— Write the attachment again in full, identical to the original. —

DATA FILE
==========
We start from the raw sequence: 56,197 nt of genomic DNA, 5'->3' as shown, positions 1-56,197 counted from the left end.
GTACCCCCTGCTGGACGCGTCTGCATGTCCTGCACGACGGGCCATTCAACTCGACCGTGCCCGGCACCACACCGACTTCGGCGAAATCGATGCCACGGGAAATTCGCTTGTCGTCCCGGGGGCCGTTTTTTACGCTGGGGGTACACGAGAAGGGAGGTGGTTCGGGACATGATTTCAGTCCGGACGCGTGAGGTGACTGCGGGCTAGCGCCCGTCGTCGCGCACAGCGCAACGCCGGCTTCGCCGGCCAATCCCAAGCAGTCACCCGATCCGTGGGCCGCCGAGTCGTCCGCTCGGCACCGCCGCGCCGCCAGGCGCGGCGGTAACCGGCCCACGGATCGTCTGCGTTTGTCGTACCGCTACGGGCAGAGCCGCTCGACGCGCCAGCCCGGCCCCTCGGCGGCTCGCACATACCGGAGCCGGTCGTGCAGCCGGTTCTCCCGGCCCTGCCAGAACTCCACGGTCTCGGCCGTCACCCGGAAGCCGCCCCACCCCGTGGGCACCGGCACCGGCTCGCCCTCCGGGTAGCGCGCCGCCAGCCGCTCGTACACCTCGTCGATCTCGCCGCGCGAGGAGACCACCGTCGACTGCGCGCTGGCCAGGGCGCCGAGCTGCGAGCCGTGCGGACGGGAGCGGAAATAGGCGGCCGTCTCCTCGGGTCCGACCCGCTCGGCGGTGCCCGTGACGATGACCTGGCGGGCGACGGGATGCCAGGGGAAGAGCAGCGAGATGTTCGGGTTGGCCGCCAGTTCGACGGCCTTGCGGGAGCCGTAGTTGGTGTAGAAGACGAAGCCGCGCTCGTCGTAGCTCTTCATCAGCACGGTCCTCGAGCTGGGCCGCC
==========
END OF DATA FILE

We start from the raw sequence: 56,197 nt of genomic DNA, 5'->3' as shown, positions 1-56,197 counted from the left end.
GTACCCCCTGCTGGACGCGTCTGCATGTCCTGCACGACGGGCCATTCAACTCGACCGTGCCCGGCACCACACCGACTTCGGCGAAATCGATGCCACGGGAAATTCGCTTGTCGTCCCGGGGGCCGTTTTTTACGCTGGGGGTACACGAGAAGGGAGGTGGTTCGGGACATGATTTCAGTCCGGACGCGTGAGGTGACTGCGGGCTAGCGCCCGTCGTCGCGCACAGCGCAACGCCGGCTTCGCCGGCCAATCCCAAGCAGTCACCCGATCCGTGGGCCGCCGAGTCGTCCGCTCGGCACCGCCGCGCCGCCAGGCGCGGCGGTAACCGGCCCACGGATCGTCTGCGTTTGTCGTACCGCTACGGGCAGAGCCGCTCGACGCGCCAGCCCGGCCCCTCGGCGGCTCGCACATACCGGAGCCGGTCGTGCAGCCGGTTCTCCCGGCCCTGCCAGAACTCCACGGTCTCGGCCGTCACCCGGAAGCCGCCCCACCCCGTGGGCACCGGCACCGGCTCGCCCTCCGGGTAGCGCGCCGCCAGCCGCTCGTACACCTCGTCGATCTCGCCGCGCGAGGAGACCACCGTCGACTGCGCGCTGGCCAGGGCGCCGAGCTGCGAGCCGTGCGGACGGGAGCGGAAATAGGCGGCCGTCTCCTCGGGTCCGACCCGCTCGGCGGTGCCCGTGACGATGACCTGGCGGGCGACGGGATGCCAGGGGAAGAGCAGCGAGATGTTCGGGTTGGCCGCCAGTTCGACGGCCTTGCGGGAGCCGTAGTTGGTGTAGAAGACGAAGCCGCGCTCGTCGTAGCTCTTCATCAGCACGGTCCTCGAGCTGGGCCGCC